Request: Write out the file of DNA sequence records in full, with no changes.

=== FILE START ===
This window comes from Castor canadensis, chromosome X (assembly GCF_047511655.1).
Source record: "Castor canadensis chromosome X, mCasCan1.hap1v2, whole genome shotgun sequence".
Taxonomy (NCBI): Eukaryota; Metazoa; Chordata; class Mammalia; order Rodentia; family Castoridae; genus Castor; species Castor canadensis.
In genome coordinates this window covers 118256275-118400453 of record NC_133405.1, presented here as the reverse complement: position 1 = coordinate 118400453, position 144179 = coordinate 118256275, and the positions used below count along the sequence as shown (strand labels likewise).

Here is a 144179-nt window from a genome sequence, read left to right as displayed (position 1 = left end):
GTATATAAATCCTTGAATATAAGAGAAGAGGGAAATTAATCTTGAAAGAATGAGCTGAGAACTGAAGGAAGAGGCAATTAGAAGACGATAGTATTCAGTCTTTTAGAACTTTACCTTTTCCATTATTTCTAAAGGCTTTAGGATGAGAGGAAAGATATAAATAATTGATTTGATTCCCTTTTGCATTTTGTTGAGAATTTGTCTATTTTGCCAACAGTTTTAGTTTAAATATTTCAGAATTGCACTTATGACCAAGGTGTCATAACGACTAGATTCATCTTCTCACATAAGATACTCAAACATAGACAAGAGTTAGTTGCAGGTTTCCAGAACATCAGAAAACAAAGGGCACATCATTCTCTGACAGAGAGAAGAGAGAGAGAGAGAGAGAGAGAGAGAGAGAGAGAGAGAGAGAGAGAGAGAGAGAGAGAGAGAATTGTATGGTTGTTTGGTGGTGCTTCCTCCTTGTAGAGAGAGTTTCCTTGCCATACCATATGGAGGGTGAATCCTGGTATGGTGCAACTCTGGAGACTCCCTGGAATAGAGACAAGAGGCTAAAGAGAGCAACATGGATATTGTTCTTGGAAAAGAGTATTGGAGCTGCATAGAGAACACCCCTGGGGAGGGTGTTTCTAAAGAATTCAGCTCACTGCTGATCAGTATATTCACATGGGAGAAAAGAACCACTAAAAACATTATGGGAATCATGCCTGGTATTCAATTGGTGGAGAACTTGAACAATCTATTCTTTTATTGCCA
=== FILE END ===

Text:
This window comes from Castor canadensis, chromosome X (assembly GCF_047511655.1).
Source record: "Castor canadensis chromosome X, mCasCan1.hap1v2, whole genome shotgun sequence".
Taxonomy (NCBI): Eukaryota; Metazoa; Chordata; class Mammalia; order Rodentia; family Castoridae; genus Castor; species Castor canadensis.
In genome coordinates this window covers 118256275-118400453 of record NC_133405.1, presented here as the reverse complement: position 1 = coordinate 118400453, position 144179 = coordinate 118256275, and the positions used below count along the sequence as shown (strand labels likewise).

Here is a 144179-nt window from a genome sequence, read left to right as displayed (position 1 = left end):
GTATATAAATCCTTGAATATAAGAGAAGAGGGAAATTAATCTTGAAAGAATGAGCTGAGAACTGAAGGAAGAGGCAATTAGAAGACGATAGTATTCAGTCTTTTAGAACTTTACCTTTTCCATTATTTCTAAAGGCTTTAGGATGAGAGGAAAGATATAAATAATTGATTTGATTCCCTTTTGCATTTTGTTGAGAATTTGTCTATTTTGCCAACAGTTTTAGTTTAAATATTTCAGAATTGCACTTATGACCAAGGTGTCATAACGACTAGATTCATCTTCTCACATAAGATACTCAAACATAGACAAGAGTTAGTTGCAGGTTTCCAGAACATCAGAAAACAAAGGGCACATCATTCTCTGACAGAGAGAAGAGAGAGAGAGAGAGAGAGAGAGAGAGAGAGAGAGAGAGAGAGAGAGAGAGAGAGAGAGAGAATTGTATGGTTGTTTGGTGGTGCTTCCTCCTTGTAGAGAGAGTTTCCTTGCCATACCATATGGAGGGTGAATCCTGGTATGGTGCAACTCTGGAGACTCCCTGGAATAGAGACAAGAGGCTAAAGAGAGCAACATGGATATTGTTCTTGGAAAAGAGTATTGGAGCTGCATAGAGAACACCCCTGGGGAGGGTGTTTCTAAAGAATTCAGCTCACTGCTGATCAGTATATTCACATGGGAGAAAAGAACCACTAAAAACATTATGGGAATCATGCCTGGTATTCAATTGGTGGAGAACTTGAACAATCTATTCTTTTATTGCCA